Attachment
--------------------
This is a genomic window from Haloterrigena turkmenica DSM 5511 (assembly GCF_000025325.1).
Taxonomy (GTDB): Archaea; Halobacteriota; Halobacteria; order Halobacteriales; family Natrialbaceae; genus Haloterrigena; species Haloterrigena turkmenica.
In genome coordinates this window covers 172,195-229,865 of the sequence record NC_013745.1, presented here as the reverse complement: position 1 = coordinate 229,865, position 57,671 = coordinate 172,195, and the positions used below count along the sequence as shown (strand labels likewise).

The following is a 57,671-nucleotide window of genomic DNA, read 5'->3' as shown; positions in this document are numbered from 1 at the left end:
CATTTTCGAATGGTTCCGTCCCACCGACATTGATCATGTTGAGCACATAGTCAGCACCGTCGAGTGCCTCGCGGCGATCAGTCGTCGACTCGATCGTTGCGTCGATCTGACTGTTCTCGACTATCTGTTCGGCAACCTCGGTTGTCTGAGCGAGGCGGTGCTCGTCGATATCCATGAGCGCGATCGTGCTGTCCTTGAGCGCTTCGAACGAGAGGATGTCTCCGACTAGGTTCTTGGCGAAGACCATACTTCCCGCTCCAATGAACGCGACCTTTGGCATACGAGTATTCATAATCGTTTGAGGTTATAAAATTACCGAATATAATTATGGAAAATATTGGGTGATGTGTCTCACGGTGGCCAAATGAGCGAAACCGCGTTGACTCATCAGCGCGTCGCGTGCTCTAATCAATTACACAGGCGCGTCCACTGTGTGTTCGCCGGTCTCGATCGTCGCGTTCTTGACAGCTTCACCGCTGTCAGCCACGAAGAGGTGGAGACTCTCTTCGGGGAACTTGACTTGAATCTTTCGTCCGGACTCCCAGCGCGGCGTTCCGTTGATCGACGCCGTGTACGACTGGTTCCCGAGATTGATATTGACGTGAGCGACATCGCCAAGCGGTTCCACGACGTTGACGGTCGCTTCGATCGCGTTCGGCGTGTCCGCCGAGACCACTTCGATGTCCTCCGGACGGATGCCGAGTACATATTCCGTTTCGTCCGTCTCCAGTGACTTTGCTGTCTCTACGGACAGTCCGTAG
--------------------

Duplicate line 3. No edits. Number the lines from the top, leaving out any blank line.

In genome coordinates this window covers 172,195-229,865 of the sequence record NC_013745.1, presented here as the reverse complement: position 1 = coordinate 229,865, position 57,671 = coordinate 172,195, and the positions used below count along the sequence as shown (strand labels likewise).